First, it's funny. More obviously and intentionally perhaps than later works, but her dry wit and ear for dialogue ar
Jan 25, 2014 Col rated it liked it
The International Solidarity of Queues!

.......I took the title of my review from one of the many wonderful phrases and sentences in this book! And I use it for two reasons - firstly I think it's just clever and so typical of the writing. Secondly, while this book is a real potpourri, one of its key messages is that we Brits really do queues brilliantly well!!!! It's one of our national talents - if only it was an Olympic event we'd be right up there among the medal contenders!

The queue in questi
May 16, 2014 Machlis rated it liked it
Having read six of Fitzgerald's ten works of fiction, I got my hands on this first novel and find it of interest mostly in terms of showing her start as a writer. Although her concept here -- a cast of characters in the specialized social world of museum staff -- is similar to that of later books (a small village, the BBC, the London theater world, people living on houseboats) -- in this book her characters are mostly caricatures of certain scholarly/art world types whom I find hard to care much ...more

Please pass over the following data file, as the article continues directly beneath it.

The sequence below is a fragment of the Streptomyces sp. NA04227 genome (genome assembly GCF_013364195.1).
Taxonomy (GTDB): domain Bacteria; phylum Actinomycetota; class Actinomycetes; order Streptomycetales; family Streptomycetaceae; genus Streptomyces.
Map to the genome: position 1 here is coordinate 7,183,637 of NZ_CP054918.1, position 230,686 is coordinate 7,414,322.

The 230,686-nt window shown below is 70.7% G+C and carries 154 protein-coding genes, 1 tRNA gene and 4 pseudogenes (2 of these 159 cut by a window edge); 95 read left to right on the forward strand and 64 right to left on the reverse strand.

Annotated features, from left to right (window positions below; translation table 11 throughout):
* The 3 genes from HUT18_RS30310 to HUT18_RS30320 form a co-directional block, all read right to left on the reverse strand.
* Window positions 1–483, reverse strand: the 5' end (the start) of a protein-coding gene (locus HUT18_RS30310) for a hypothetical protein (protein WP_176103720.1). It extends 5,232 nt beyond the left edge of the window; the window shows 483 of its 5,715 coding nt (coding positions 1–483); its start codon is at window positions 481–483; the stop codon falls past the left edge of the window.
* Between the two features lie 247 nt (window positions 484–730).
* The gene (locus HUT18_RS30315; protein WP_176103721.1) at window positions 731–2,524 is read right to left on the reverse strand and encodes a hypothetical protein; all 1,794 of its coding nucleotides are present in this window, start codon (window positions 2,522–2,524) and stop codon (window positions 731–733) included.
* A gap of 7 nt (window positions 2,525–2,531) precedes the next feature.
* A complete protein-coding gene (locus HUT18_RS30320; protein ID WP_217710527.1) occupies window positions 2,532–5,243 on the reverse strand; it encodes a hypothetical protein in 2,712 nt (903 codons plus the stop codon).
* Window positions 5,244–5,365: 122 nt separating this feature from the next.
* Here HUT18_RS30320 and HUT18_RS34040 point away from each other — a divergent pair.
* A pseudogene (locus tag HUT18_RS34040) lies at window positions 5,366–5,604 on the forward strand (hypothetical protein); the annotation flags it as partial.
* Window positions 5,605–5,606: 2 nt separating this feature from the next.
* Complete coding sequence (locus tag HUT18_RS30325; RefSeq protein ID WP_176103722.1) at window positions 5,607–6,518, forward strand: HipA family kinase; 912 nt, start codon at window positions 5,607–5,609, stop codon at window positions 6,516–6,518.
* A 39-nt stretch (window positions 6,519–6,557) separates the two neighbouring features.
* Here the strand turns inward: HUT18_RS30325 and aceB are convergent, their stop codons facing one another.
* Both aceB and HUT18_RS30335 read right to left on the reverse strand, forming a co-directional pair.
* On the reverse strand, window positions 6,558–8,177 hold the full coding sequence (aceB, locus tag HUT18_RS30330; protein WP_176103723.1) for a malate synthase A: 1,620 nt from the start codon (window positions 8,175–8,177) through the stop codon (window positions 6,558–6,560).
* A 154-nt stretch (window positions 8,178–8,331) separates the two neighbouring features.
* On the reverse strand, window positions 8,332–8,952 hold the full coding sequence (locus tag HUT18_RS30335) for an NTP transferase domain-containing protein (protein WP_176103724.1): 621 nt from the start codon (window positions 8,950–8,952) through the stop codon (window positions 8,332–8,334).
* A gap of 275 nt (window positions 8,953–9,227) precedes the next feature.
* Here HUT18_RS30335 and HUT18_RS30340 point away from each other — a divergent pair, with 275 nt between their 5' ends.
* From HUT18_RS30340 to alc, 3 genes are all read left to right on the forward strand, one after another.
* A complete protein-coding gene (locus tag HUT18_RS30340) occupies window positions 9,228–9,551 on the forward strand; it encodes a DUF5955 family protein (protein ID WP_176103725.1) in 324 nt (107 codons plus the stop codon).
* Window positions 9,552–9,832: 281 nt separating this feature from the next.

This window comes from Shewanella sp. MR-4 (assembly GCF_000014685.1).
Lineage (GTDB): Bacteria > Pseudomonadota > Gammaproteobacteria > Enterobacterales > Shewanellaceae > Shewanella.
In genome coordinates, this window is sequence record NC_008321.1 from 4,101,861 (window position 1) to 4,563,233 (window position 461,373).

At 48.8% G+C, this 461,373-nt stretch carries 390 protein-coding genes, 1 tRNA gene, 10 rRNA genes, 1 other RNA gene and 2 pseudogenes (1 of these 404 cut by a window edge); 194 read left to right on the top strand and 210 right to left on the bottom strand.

Jun 06, 2016 Julie rated it really liked it  ·  review of another edition
The Golden Child was Penelope Fitzgerald's first book and is full of indications of the great things to come in her later novels. It's a deadpan comedy-cum-crime novel-cum-farce set in the (unnamed, but clearly described) British Museum as it hosts a major exhibition of priceless gold antiquities. The book (first published in 1977) was presumably inspired by the Tutankhamun exhibition of 1972, which I remember visiting as a small child. Along with the wicked character comedy, Fitzgerald has plen ...more